Southern snow storm reaches central Va., southern Md.

Expected snowfall in the D.C. area on Sunday. While the capital could see up to an inch, areas further south near Fredericksburg and Charlottesville could see totals of at least 3 inches. (Courtesy National Weather Service)

WASHINGTON —  Snow, sleet and freezing rain is pummeling down in North Carolina and parts of Virginia, and the immediate D.C. area may see some of the remnants of Sunday’s southern storm. While a number of school systems just south of the D.C. area have canceled classes for Monday, it looks as if the snow will not make it into the immediate area.

A winter storm warning remains effect for some parts of the D.C. area, including St. Mary’s, Stafford Spotsylvania and King George counties, until midnight. Those areas may see snow accumulations of anywhere between 3 to 6 inches.

A winter weather advisory is in effect until midnight for parts of St. Mary’s County in Maryland, Culpeper and Stafford counties in Virginia as well as along the northern Virginia Blue Ridge.

Due to the inclement weather, several school systems in Virginia will not open Monday. 

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Storm Team 4 meteorologist Somara Theodore says snow is already beginning to accumulate in Fredericksburg in Virginia and Lexington Park in Maryland. Most snow accumulation is forecast for areas south of the District, although there is a chance for light snow and flurries into the Beltway.

“By 8 p.m., the system will begin to pull away, taking the snow with it,” said Theodore.

It doesn’t take much snow on the ground to cause slippery conditions on roadways. Though highs late Sunday should hover just above freezing, overnight lows will drop into the upper 20s — possibly making for an icy Monday morning commute for the capital region.

WTOP’s Traffic Center recommends that drivers travelling anywhere south of Fredericksburg should take caution on the roads as snow falls upon the area. The National Weather Service urges drivers to plan on snow-covered roads and slippery conditions overnight and into the early morning.


In parts of North Carolina to central Virginia, up to a foot of snow is almost certain to be a travel hazard for days. The storm had already knocked out power for more than 300,000 customers across the Southeast by Sunday morning. Amtrak announced Friday that services are canceled or modified from Saturday, Dec. 8 until Tuesday, Dec. 11.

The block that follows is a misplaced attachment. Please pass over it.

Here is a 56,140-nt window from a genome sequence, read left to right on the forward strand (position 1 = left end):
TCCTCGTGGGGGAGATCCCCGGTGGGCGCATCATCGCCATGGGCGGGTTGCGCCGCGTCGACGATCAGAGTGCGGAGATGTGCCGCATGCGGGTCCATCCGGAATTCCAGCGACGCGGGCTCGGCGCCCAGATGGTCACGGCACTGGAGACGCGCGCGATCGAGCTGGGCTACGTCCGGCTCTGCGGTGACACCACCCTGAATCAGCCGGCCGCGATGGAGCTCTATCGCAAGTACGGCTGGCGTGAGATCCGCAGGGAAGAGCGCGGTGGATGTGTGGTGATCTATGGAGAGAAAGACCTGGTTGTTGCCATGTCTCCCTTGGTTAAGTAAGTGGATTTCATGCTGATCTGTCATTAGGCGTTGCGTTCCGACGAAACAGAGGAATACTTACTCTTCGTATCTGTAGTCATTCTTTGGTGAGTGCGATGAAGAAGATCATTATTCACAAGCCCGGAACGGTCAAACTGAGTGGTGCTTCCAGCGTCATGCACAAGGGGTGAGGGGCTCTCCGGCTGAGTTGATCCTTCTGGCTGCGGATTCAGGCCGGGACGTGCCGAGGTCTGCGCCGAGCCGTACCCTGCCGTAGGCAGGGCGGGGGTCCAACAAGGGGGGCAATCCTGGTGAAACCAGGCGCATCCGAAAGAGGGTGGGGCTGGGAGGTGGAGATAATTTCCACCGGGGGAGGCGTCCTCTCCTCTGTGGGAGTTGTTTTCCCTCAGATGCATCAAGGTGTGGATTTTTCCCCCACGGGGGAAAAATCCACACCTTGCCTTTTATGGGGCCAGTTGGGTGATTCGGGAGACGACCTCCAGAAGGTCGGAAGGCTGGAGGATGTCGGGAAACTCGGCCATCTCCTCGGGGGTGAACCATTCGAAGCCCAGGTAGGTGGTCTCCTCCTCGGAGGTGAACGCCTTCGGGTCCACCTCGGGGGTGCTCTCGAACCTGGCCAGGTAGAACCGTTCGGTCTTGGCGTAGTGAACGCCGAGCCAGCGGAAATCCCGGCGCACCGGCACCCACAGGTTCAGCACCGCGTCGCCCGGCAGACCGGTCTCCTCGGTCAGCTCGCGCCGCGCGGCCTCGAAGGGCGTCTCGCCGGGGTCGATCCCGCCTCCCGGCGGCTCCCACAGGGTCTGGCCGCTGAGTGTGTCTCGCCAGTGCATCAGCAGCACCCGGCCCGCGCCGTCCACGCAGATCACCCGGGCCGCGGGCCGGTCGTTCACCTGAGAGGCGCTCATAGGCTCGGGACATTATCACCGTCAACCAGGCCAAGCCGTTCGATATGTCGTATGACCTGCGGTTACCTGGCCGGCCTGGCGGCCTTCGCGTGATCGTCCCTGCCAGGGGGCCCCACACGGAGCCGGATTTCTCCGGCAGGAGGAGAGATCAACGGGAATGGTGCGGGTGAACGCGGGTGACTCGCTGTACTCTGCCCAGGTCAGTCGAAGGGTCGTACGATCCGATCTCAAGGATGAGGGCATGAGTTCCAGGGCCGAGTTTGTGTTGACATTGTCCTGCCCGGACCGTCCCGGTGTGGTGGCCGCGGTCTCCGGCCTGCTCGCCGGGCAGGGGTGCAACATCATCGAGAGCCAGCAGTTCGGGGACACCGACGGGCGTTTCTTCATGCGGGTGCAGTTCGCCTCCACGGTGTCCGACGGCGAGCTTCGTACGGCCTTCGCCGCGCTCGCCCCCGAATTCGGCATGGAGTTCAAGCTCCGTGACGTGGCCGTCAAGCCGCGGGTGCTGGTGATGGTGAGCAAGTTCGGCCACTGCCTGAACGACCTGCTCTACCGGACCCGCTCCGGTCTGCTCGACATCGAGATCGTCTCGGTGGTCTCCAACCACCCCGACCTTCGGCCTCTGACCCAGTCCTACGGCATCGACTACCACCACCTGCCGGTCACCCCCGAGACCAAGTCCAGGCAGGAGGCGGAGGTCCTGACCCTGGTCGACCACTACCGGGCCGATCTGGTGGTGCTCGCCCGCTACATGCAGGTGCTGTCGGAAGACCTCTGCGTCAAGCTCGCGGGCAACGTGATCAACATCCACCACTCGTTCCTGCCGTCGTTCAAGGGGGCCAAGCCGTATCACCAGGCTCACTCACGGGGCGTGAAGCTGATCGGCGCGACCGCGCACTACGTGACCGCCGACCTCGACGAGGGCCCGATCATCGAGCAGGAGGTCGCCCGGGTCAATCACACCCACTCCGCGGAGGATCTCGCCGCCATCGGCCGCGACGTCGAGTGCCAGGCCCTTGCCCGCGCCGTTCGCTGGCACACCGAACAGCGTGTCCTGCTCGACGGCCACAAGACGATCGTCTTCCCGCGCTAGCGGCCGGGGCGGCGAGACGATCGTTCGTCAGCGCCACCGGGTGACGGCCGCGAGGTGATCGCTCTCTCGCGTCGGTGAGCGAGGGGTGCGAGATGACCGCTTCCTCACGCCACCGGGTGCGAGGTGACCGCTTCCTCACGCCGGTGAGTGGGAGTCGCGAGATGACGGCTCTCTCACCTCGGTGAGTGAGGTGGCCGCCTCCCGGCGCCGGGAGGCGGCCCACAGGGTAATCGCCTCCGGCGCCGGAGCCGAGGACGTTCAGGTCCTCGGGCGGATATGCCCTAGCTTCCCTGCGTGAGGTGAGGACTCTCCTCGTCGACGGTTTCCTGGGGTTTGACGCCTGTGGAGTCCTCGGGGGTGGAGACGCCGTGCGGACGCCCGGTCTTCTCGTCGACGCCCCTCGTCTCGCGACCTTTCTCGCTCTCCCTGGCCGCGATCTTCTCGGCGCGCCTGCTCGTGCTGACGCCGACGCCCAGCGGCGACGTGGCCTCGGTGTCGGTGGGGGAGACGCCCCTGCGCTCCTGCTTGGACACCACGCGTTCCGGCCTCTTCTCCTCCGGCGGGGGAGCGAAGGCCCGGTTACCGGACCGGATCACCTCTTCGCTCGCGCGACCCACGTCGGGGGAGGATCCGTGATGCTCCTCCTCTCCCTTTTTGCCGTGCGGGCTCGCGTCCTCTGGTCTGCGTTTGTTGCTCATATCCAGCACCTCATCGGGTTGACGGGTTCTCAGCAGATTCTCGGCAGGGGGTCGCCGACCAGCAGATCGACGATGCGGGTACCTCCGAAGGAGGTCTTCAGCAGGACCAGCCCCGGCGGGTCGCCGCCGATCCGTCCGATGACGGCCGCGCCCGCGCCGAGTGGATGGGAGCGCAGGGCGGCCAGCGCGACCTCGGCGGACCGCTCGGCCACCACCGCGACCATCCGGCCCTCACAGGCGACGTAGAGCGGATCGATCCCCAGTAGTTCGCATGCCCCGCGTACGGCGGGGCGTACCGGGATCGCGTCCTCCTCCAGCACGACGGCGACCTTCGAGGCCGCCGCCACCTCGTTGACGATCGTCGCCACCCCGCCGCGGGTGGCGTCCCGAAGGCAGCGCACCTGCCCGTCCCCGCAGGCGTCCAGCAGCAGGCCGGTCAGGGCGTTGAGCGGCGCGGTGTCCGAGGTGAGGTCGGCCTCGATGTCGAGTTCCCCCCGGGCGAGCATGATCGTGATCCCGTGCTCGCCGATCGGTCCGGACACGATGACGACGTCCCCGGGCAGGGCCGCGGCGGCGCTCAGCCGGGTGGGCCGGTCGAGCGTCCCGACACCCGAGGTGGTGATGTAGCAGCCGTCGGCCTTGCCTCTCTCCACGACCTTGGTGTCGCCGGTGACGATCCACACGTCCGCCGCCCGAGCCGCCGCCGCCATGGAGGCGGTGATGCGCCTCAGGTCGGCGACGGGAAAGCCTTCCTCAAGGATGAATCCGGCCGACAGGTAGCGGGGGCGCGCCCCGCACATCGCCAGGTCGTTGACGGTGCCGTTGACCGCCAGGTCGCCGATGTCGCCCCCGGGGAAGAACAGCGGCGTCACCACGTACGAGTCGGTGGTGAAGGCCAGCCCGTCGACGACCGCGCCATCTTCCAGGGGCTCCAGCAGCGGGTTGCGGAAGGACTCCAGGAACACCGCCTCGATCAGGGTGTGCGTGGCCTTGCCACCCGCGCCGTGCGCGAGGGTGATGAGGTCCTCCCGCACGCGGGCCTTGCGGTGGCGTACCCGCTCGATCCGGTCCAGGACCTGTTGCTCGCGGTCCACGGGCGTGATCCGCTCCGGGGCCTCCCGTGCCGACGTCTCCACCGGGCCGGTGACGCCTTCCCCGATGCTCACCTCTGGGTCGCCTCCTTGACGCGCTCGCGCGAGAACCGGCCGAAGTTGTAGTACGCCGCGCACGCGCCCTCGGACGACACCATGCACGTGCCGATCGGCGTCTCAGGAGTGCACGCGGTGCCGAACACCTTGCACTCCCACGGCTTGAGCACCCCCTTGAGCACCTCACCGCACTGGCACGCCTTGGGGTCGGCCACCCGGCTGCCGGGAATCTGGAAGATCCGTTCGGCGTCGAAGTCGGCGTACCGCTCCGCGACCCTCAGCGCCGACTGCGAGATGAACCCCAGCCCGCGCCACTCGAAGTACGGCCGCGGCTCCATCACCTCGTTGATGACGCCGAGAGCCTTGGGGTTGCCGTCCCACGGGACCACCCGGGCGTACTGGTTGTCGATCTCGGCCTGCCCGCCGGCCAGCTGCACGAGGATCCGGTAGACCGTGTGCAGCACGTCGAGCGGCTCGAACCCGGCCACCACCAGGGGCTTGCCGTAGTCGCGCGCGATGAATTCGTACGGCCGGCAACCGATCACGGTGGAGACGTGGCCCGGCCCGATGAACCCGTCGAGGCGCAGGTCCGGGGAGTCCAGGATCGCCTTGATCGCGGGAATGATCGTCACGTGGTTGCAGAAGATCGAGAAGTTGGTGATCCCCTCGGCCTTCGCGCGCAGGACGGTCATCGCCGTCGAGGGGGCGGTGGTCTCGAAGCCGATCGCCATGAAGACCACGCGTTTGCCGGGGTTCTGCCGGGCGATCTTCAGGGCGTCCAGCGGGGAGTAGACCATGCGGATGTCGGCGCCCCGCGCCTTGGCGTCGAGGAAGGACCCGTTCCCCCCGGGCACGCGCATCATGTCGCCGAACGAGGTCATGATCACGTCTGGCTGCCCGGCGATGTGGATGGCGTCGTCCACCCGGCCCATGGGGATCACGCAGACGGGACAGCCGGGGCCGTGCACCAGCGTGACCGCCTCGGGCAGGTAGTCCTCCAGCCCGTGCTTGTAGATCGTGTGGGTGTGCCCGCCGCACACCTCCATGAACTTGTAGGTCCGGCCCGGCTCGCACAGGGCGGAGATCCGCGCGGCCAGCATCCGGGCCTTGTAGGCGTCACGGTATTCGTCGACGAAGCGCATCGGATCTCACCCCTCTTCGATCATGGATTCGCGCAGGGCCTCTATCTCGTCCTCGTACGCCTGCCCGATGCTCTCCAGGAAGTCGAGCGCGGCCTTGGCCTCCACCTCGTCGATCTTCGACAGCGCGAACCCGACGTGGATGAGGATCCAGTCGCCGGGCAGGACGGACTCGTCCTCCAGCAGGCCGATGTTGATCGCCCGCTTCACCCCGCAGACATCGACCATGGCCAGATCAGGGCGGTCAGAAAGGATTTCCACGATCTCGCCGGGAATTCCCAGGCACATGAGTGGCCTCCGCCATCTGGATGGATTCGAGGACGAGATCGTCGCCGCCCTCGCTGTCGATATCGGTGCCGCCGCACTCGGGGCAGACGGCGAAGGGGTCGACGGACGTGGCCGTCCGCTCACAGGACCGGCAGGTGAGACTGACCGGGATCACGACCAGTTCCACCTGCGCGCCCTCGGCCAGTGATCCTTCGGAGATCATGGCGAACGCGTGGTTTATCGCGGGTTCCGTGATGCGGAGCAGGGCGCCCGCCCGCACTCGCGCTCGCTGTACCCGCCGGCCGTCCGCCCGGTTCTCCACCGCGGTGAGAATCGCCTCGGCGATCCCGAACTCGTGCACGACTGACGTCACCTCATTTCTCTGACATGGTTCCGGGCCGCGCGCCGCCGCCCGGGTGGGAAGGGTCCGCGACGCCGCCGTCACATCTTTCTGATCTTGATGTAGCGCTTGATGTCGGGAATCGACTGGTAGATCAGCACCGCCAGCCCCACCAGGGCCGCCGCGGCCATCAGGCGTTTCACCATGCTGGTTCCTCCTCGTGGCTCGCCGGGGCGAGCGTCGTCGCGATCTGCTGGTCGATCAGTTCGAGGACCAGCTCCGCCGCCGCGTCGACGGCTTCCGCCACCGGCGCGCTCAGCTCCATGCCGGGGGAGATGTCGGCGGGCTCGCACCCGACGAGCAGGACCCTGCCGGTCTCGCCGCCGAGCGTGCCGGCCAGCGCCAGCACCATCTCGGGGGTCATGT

Virginia Gov. Ralph Northam declared a state of emergency to help agencies prepare for the storm expected to hit hardest in the state’s south.

“Virginians should take all necessary precautions to ensure they are prepared for winter weather storm impacts,” said Virginia Gov. Ralph Northam.

North Carolina Gov. Roy Cooper also declared a state of emergency, and said Saturday that residents in some parts of the state should be ready for a lengthy fight with the storm, which was beginning to dump sleet and snow across its western mountain areas Saturday night.

“We’re preparing for days of impact, not hours,” Cooper said, urging caution. “This weekend isn’t the time to head out to see the winter wonderland. Stay safe where you are. Getting out on dangerous roads could put your life at risk.”

The highest totals of all were forecast for inland regions of North Carolina, which could see isolated pockets of almost two feet before the storm moves out. Six inches of snow had already fallen in Durham on Sunday morning:

Current conditions:


Flurries to light snow possible for southern Maryland and northern Virginia on Sunday. North of D.C. should stay dry and cold. The storm will exit early Monday morning.

Sunday: Cloudy. A chance of a snow shower in southern Maryland and central Virginia. Highs in the low to mid 30s.

Monday: Partly to mostly sunny. Highs in the low 40s.

Tuesday: Mostly sunny. Highs in the low 40s.

WTOP’s Zeke Hartner, Jennifer Ortiz and The Associated Press contributed to this report.

Alejandro Alvarez

Alejandro Alvarez joined WTOP as a digital journalist and editor in June 2018. He is a reporter and photographer focusing on politics, political activism and international affairs.

Abigail Constantino

Abigail Constantino started her journalism career writing for a local newspaper in Fairfax County, Virginia. She is a graduate of American University and The George Washington University.

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